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  • Writer's pictureBenjamin

January 18th Weekly Meditation

I offer this a day earlier than usual in honor of Martin Luther King Jr. Day

Weekly Meditation

Blessed are the meek, for they will inherit the earth...Blessed are the peacemakers, for they will be called children of God. -Matthew 5:5&9

There was a recent news story about airlines adopting a zero-tolerance policy toward anyone who disrupts a flight. According to the airline industry there has been a marked increase of "bad behavior" onboard flights. People are becoming angry and abusive toward flight attendants and harassing fellow passengers. Now, they will be banned from future flights and face stiff fines and even jail time.

It may just be in my own mind, but I see this as another example of the growing violence in our culture today. Video of people screaming at store employees, reports of road rage on the highways, and the seemingly endless news accounts of drive-by shootings, homicides and domestic violence reinforce this belief for me. That is not even to mention the violence that took place at our nation's Capitol and the threat of more violence during this week ahead.

I also believe this culture of violence is one we ourselves have created and allowed to grow. Years ago, I remember people blaming violent movies and video games for making us more violent, and perhaps such things have contributed to the problem. I also cannot help but think our growing obsession with guns along with laws such as "Stand Your Ground" have also played a role. We cannot worship guns and turn them into a sacred idol, as our society does, and expect violence to go down.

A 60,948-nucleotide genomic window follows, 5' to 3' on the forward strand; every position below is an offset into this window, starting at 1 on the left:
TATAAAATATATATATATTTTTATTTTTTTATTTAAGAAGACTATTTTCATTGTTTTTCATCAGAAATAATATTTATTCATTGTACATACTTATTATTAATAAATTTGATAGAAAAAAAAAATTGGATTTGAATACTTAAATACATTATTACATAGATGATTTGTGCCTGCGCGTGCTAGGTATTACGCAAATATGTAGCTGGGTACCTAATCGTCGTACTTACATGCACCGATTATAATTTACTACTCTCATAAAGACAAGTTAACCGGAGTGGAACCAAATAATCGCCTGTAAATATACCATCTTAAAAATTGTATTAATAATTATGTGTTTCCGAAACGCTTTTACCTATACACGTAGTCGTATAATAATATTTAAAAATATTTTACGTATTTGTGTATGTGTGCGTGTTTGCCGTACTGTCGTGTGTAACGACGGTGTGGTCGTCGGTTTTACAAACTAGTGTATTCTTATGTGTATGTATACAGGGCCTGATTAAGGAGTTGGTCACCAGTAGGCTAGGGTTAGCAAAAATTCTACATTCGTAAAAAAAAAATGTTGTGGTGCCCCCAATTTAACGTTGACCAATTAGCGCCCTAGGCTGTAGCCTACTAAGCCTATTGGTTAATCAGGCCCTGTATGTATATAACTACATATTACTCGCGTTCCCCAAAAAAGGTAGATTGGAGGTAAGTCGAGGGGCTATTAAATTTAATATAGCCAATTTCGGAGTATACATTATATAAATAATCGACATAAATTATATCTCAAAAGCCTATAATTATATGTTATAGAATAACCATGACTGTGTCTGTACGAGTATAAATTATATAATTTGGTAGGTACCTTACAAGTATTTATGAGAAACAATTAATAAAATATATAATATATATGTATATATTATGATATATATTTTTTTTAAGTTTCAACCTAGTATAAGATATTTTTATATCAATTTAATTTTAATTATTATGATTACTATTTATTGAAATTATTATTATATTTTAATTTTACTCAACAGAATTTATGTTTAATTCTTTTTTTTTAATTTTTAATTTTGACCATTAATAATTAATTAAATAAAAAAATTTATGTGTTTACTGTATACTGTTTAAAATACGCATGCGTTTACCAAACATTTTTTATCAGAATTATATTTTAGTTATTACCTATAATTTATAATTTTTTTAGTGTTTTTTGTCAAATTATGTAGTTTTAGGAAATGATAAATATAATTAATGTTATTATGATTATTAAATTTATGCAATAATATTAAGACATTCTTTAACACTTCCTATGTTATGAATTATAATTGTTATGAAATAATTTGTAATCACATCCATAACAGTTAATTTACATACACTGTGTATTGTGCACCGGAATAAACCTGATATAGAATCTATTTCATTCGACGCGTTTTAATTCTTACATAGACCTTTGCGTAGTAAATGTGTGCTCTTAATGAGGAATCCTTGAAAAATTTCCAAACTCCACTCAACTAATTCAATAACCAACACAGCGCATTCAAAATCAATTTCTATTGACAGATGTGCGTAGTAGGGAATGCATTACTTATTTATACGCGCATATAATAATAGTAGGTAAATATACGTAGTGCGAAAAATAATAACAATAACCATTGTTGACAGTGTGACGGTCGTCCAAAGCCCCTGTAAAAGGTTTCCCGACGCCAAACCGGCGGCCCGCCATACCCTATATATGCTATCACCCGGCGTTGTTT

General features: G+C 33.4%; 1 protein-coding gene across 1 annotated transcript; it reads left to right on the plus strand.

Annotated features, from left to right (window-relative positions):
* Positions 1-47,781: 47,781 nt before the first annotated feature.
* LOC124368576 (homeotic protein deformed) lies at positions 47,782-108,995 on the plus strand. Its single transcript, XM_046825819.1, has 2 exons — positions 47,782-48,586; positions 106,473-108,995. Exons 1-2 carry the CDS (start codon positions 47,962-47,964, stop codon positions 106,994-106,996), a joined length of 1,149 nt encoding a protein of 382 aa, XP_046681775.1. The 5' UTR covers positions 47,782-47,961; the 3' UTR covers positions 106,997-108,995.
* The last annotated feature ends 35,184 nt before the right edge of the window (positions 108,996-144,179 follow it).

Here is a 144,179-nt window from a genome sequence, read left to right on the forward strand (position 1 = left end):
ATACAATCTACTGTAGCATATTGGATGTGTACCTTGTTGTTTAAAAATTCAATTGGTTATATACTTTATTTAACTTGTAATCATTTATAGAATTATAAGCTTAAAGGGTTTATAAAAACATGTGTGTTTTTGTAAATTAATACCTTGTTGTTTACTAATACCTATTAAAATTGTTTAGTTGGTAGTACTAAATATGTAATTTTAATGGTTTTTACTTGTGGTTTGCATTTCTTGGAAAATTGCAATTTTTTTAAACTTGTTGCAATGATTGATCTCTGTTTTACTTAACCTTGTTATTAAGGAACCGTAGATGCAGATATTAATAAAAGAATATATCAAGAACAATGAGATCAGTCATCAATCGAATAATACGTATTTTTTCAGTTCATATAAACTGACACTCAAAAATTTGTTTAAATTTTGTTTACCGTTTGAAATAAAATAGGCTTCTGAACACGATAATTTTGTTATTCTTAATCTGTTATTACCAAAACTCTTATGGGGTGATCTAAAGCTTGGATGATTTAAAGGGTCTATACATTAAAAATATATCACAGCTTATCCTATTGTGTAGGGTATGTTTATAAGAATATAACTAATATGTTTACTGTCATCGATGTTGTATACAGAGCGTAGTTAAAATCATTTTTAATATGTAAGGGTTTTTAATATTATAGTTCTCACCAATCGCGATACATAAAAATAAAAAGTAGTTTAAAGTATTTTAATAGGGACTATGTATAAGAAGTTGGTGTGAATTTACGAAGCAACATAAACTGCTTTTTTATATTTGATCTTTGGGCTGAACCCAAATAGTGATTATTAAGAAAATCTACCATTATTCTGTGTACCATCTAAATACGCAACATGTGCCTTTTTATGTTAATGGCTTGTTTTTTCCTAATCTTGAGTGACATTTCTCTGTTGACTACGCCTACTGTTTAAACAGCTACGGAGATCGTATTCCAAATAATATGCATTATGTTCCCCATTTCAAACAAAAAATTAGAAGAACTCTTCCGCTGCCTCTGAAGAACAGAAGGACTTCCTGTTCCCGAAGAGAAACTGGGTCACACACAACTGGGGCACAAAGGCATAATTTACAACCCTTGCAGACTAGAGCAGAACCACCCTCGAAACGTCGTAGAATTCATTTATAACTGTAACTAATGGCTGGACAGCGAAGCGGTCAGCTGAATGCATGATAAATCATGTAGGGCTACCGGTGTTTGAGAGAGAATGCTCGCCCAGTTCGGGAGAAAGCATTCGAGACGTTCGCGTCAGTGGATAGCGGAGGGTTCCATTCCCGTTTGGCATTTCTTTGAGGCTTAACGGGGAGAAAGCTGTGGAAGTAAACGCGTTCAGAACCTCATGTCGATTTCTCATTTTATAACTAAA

As we remember and honor the life and lessons of Martin Luther King Jr., we ought to reflect on his call to non-violence. Non-violence was a core principle for Rev. King and a key to his work for civil rights. Among his writings, King argued that for non-violence to be effective we must have "a deep faith in the future" and trust that "The universe is on the side of justice." (MLK, Stride Toward Freedom, 1958)

I worry that we have lost our "deep faith in the future" and our hope in the coming kingdom of God. I fear that the resort to violence is our way of seizing power from God because we no longer believe God has the power to remake our world.

As we observe Martin Luther King Jr. Day, may we commit ourselves once again to the principles of God's kingdom that Rev. King often proclaimed; principles of peace, and justice, love, and compassion, non-violence, and a willingness to treat one another as we would like others to treat us. There is no place for unrestrained violence in the Christian life. There is no room for worldly idols. Our hope must be in God and the future God is leading us toward in Jesus Christ.

Worship This Week (No In-person worship)

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Keep In Prayer:

Don Long, Bonnie Smith, Harriett Ryerson, Alvin Shelley, Dee Kuhlman

Our shut-ins: Kate Shelley, Dot Ann Smith, Nora Smith, Helen Payne

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